• Is this really true? I thought it was something people just said to put Leica down. I don’t believe Leica would release such a product.

          • Look for the updated feature list for the M8.2. It’s real and recognized by Leica as a problem.

          • I have a M8.
            I need to put a UV/IR filter cut on each of my lenses.
            I don’t find it to be a problem since I need to put a UV filter on any of my lenses though just to protect it…si it doesn’t matter much to me. It also give that cool red effect on the lens lol…

            About the cracked sensor on M9…seems there is a lot of talking but just few problems which can happen occasionaly.
            Ah…yes…any company, Leica or not, has to face quality problem in digital era 😀

            That’s why I need to switch to film and stop that electrononical craziness soon.

    • Canon and Nikon, as well as Leica (with the M’s at least) aren’t mirrorless cameras with a fulltime liveview.

      A M9 doens’t need to open and close the iris in responce to changing light levels, just as a DSLR doesn’t.

      Look at the X1, or any m4/3 cameras, they do the same “chatter”. Wasn’t really know til fast lenses came out, like the 25mm f1.4 and what do you know, does the same thing on my EP3, as did my X1 and my X100

      Now it would be nice if when using the OVF they could turn off the sensor somehow, and make the camera act like a true DSLR or RF, but probably the meterign etc is from the sensor feed,so I doubt its possible.

      Seems all these people always are clamoring for mirrorless, yet they forgot some of the real advantages and reasons behind a DSLR or RF in the first place.

      • it kinda does that when you disable “quick turn on” and you enable “power saving”. The OVF turns almost inactive, shows only framelines and switch on when you half press. You get an average of 700-900 shots so I’m not sure the sensor is on all the time. On the other hand, if it’s not the case, the idea is good enough to be dug by fuji guys, maybe a firmware update ?

        And I think people should stop compare, you wanna cannon, go for it! same for leica… it’s different cranes in the same toy box.

      • “reasons behind a DSLR or RF in the first place”
        I think you make up reasons after an event. I don’t believe the thought of this at all on a DSLR let alone designed a DSLR to make it not happen. The same with a RF as its all shut until its used.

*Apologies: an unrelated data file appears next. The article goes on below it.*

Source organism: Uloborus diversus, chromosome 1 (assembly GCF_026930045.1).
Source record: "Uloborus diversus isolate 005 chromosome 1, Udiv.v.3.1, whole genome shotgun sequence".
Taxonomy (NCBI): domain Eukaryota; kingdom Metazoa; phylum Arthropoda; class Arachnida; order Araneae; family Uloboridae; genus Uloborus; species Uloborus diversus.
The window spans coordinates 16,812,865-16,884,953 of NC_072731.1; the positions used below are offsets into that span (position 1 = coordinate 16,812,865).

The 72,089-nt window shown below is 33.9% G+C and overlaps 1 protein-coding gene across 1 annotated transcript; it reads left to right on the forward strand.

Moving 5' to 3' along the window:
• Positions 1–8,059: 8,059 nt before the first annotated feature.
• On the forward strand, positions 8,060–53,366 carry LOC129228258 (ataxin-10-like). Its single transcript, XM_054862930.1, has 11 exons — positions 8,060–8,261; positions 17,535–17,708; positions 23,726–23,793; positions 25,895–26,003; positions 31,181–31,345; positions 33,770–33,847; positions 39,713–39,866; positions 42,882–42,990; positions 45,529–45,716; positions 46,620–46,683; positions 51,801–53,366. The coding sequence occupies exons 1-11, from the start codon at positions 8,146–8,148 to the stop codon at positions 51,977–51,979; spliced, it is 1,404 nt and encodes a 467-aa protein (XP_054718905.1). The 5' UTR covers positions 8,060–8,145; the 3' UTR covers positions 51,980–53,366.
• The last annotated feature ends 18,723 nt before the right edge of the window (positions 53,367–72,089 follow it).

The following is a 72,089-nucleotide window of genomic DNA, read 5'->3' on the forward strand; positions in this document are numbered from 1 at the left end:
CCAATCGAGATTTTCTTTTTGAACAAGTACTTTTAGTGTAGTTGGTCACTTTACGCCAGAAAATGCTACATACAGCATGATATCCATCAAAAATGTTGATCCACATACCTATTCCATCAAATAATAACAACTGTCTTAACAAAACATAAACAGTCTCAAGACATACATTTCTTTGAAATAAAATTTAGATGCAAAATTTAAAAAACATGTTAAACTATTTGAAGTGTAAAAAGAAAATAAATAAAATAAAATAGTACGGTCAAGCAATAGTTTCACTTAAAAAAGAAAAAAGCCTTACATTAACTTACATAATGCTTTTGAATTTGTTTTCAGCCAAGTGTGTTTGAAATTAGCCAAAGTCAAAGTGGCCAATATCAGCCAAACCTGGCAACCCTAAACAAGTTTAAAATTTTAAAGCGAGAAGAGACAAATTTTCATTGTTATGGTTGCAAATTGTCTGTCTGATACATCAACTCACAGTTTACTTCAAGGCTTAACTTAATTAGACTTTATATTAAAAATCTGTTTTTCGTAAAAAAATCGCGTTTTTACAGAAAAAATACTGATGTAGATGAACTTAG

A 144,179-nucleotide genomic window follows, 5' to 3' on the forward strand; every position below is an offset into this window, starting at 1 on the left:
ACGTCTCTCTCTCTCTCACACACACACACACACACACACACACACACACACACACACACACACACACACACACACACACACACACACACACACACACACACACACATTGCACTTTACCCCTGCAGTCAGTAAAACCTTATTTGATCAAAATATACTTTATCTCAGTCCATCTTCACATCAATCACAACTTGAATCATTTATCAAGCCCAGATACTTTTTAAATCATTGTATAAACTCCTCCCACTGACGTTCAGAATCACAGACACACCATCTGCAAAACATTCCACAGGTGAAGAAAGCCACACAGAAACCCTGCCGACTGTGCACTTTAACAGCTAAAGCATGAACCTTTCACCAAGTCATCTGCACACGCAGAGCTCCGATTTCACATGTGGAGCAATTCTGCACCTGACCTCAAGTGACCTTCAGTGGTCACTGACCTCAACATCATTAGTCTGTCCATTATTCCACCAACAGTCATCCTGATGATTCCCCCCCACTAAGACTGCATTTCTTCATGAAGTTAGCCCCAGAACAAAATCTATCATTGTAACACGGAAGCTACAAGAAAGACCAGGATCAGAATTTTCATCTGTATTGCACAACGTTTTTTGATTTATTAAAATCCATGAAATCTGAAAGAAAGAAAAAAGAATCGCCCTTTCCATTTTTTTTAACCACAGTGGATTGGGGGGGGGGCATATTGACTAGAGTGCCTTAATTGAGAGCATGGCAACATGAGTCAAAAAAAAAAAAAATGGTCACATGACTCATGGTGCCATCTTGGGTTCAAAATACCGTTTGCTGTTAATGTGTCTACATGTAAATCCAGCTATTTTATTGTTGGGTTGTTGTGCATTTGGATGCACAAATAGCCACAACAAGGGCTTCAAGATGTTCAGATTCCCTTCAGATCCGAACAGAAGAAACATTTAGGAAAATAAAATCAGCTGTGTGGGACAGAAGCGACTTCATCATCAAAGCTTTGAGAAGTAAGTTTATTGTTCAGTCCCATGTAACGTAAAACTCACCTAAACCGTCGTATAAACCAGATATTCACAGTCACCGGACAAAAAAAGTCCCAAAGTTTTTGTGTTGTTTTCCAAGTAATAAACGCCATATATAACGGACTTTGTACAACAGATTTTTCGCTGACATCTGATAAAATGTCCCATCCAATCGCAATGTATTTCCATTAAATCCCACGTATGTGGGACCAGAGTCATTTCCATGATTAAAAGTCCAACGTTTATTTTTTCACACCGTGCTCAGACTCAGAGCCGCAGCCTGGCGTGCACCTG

• I’m not sure where you got that the XPro1’s quirks are “acceptable.” If they were acceptable, folks wouldn’t be discussing these issues. Yes, there are some people who will give all sorts of reasons why chattering or slow AF or peeling leatherette or front focusing or dirty sensors or lack of IR filters are okay. But I’m sure there are also people who already returned their XPro1’s, because they found the quirks to be unacceptable. I’m still on the fence about it, and will wait a little bit to see if Fuji responds. And of course it irks me that Fuji didn’t address some of these issues prior to release to the public.

      • Ever heard the old retail mantra – someone gets good service they tell their friends and family. If they get bad service …. they tell EVERYONE. One isolated incident, or perceived flaw, and everyone knows about it.

        I don’t think Fuji have a greater degree of ‘problem’ cameras than any other manufacturer – their products are just so hot at the moment, any potential problem is seized upon to fuel flames.

        Back in the days of (pre-internet) film cameras, Fuji made robust MF cameras that made Nikons look like kiddie toys in comparison. Fuji know how to make cameras. As a trained engineer I can see no great fault in the design of my X100 (unlike many other brands) I would hardly have purchased it if it had. No evident skimping, shortcuts or lack of care in it’s construction …. nor any great flaw in it’s operation.

        I think the crop of Fuji bashers has more to do with internet troll culture than any quality control issue. One person, who once heard a rumor, of someone else, whose brother – or was it aunt/uncle/cousin/niece/partner/boss whatever – had a problem with something or other, starts up rumors that EVERYBODY has issues ….

        Even before it’s release, dozens of forums, chat-rooms, etc. kept featuring the news that the XPro1 body was “as large as a 5D MKII” – when it clearly was not. Hordes of internet idiots kept repeating it verbatim – despite nil experience of the camera and in direct contradiction of known fact. OK – sanity break over – y’all get back to criticizing …..

        • You know, here’s my two cents on this. I have no money invested in a Fuji anything; I’m just sitting here with a modest current m4/3 camera system plus Contax G, waiting for the dust to settle around several issues I’ve written & inquired about here which will determine my personal buying & selling strategy over the course of the next year. I’m looking forward to getting ALL the information I can on the Olympus OM-D after its official USA release, as you might expect, and this is the first place I look for those “real world” results and opinions. I’m not married to m4/3, so my interest in this topic is more than a passing one. I, for one, am exceedingly grateful to those enthusiastic early adopters who take some risks and get the information I need to know out there in such rapid fashion; and to Steve for his thoughtful, practical reviews.